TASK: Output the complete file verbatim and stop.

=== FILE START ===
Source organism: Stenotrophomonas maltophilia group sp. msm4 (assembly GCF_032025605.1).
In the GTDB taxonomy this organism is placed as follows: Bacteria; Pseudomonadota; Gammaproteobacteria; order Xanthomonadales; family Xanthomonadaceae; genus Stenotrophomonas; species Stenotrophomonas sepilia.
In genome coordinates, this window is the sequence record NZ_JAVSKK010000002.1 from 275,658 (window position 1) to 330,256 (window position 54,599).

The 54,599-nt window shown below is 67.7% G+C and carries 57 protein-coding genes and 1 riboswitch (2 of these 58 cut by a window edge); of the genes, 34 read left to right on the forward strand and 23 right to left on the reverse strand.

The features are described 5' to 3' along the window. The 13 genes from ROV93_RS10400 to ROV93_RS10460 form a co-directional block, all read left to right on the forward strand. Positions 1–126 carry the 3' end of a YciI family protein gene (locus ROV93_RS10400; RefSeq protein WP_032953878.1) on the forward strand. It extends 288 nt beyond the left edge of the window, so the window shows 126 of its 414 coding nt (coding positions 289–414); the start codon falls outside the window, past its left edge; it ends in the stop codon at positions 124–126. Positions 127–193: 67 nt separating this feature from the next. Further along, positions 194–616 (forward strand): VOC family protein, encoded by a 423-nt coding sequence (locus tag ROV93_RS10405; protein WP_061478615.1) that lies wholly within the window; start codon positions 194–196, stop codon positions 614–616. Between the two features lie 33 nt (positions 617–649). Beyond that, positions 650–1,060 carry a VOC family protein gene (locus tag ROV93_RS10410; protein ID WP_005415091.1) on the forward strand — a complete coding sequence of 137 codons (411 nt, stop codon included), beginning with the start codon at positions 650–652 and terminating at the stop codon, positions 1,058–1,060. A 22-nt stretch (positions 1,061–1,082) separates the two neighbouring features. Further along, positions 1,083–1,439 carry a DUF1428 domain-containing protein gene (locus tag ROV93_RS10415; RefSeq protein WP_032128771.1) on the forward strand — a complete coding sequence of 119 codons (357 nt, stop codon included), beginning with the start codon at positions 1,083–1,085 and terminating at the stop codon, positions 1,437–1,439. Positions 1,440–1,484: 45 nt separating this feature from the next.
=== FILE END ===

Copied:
Source organism: Stenotrophomonas maltophilia group sp. msm4 (assembly GCF_032025605.1).
In the GTDB taxonomy this organism is placed as follows: Bacteria; Pseudomonadota; Gammaproteobacteria; order Xanthomonadales; family Xanthomonadaceae; genus Stenotrophomonas; species Stenotrophomonas sepilia.
In genome coordinates, this window is the sequence record NZ_JAVSKK010000002.1 from 275,658 (window position 1) to 330,256 (window position 54,599).

The 54,599-nt window shown below is 67.7% G+C and carries 57 protein-coding genes and 1 riboswitch (2 of these 58 cut by a window edge); of the genes, 34 read left to right on the forward strand and 23 right to left on the reverse strand.

The features are described 5' to 3' along the window. The 13 genes from ROV93_RS10400 to ROV93_RS10460 form a co-directional block, all read left to right on the forward strand. Positions 1–126 carry the 3' end of a YciI family protein gene (locus ROV93_RS10400; RefSeq protein WP_032953878.1) on the forward strand. It extends 288 nt beyond the left edge of the window, so the window shows 126 of its 414 coding nt (coding positions 289–414); the start codon falls outside the window, past its left edge; it ends in the stop codon at positions 124–126. Positions 127–193: 67 nt separating this feature from the next. Further along, positions 194–616 (forward strand): VOC family protein, encoded by a 423-nt coding sequence (locus tag ROV93_RS10405; protein WP_061478615.1) that lies wholly within the window; start codon positions 194–196, stop codon positions 614–616. Between the two features lie 33 nt (positions 617–649). Beyond that, positions 650–1,060 carry a VOC family protein gene (locus tag ROV93_RS10410; protein ID WP_005415091.1) on the forward strand — a complete coding sequence of 137 codons (411 nt, stop codon included), beginning with the start codon at positions 650–652 and terminating at the stop codon, positions 1,058–1,060. A 22-nt stretch (positions 1,061–1,082) separates the two neighbouring features. Further along, positions 1,083–1,439 carry a DUF1428 domain-containing protein gene (locus tag ROV93_RS10415; RefSeq protein WP_032128771.1) on the forward strand — a complete coding sequence of 119 codons (357 nt, stop codon included), beginning with the start codon at positions 1,083–1,085 and terminating at the stop codon, positions 1,437–1,439. Positions 1,440–1,484: 45 nt separating this feature from the next.